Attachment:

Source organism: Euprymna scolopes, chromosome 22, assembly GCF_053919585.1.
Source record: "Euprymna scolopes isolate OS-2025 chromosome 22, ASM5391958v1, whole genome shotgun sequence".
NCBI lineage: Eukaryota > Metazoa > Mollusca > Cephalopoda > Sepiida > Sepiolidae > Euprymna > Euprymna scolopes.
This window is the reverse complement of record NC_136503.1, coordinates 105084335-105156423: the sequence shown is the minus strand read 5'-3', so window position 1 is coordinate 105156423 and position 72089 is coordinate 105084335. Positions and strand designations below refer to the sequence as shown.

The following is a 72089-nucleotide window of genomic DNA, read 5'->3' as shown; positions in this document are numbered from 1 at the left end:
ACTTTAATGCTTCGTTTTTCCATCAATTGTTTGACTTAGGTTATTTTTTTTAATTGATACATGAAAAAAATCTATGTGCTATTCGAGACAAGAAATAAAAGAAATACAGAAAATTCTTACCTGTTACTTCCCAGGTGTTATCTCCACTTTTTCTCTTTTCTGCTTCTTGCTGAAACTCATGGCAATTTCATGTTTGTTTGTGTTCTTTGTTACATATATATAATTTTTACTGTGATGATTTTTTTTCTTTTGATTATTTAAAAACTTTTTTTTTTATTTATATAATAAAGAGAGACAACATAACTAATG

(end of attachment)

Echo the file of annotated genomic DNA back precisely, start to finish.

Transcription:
Source organism: Euprymna scolopes, chromosome 22, assembly GCF_053919585.1.
Source record: "Euprymna scolopes isolate OS-2025 chromosome 22, ASM5391958v1, whole genome shotgun sequence".
NCBI lineage: Eukaryota > Metazoa > Mollusca > Cephalopoda > Sepiida > Sepiolidae > Euprymna > Euprymna scolopes.
This window is the reverse complement of record NC_136503.1, coordinates 105084335-105156423: the sequence shown is the minus strand read 5'-3', so window position 1 is coordinate 105156423 and position 72089 is coordinate 105084335. Positions and strand designations below refer to the sequence as shown.

The following is a 72089-nucleotide window of genomic DNA, read 5'->3' as shown; positions in this document are numbered from 1 at the left end:
ACTTTAATGCTTCGTTTTTCCATCAATTGTTTGACTTAGGTTATTTTTTTTAATTGATACATGAAAAAAATCTATGTGCTATTCGAGACAAGAAATAAAAGAAATACAGAAAATTCTTACCTGTTACTTCCCAGGTGTTATCTCCACTTTTTCTCTTTTCTGCTTCTTGCTGAAACTCATGGCAATTTCATGTTTGTTTGTGTTCTTTGTTACATATATATAATTTTTACTGTGATGATTTTTTTTCTTTTGATTATTTAAAAACTTTTTTTTTTATTTATATAATAAAGAGAGACAACATAACTAATG